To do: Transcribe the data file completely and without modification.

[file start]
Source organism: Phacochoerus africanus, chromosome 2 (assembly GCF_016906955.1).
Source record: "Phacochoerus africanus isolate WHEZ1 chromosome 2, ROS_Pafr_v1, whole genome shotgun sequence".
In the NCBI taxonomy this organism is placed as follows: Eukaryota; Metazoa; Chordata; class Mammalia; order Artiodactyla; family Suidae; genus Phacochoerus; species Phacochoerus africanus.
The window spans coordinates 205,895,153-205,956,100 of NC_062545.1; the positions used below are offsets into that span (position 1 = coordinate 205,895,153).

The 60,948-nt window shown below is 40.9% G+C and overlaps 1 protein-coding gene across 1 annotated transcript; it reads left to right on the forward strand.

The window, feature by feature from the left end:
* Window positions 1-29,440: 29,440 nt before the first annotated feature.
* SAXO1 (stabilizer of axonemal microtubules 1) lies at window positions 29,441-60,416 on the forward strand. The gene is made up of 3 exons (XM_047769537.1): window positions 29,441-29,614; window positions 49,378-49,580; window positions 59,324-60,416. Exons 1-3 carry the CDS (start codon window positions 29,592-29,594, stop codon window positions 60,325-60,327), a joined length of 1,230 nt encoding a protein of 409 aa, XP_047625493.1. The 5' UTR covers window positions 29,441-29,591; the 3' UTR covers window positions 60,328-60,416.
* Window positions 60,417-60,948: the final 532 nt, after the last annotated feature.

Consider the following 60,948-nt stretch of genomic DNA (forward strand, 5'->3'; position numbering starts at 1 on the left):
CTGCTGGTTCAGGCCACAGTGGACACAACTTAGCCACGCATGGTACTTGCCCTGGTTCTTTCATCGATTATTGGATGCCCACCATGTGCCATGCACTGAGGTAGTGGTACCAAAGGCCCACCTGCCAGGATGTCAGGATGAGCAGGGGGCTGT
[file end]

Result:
Source organism: Phacochoerus africanus, chromosome 2 (assembly GCF_016906955.1).
Source record: "Phacochoerus africanus isolate WHEZ1 chromosome 2, ROS_Pafr_v1, whole genome shotgun sequence".
In the NCBI taxonomy this organism is placed as follows: Eukaryota; Metazoa; Chordata; class Mammalia; order Artiodactyla; family Suidae; genus Phacochoerus; species Phacochoerus africanus.
The window spans coordinates 205,895,153-205,956,100 of NC_062545.1; the positions used below are offsets into that span (position 1 = coordinate 205,895,153).

The 60,948-nt window shown below is 40.9% G+C and overlaps 1 protein-coding gene across 1 annotated transcript; it reads left to right on the forward strand.

The window, feature by feature from the left end:
* Window positions 1-29,440: 29,440 nt before the first annotated feature.
* SAXO1 (stabilizer of axonemal microtubules 1) lies at window positions 29,441-60,416 on the forward strand. The gene is made up of 3 exons (XM_047769537.1): window positions 29,441-29,614; window positions 49,378-49,580; window positions 59,324-60,416. Exons 1-3 carry the CDS (start codon window positions 29,592-29,594, stop codon window positions 60,325-60,327), a joined length of 1,230 nt encoding a protein of 409 aa, XP_047625493.1. The 5' UTR covers window positions 29,441-29,591; the 3' UTR covers window positions 60,328-60,416.
* Window positions 60,417-60,948: the final 532 nt, after the last annotated feature.

Consider the following 60,948-nt stretch of genomic DNA (forward strand, 5'->3'; position numbering starts at 1 on the left):
CTGCTGGTTCAGGCCACAGTGGACACAACTTAGCCACGCATGGTACTTGCCCTGGTTCTTTCATCGATTATTGGATGCCCACCATGTGCCATGCACTGAGGTAGTGGTACCAAAGGCCCACCTGCCAGGATGTCAGGATGAGCAGGGGGCTGT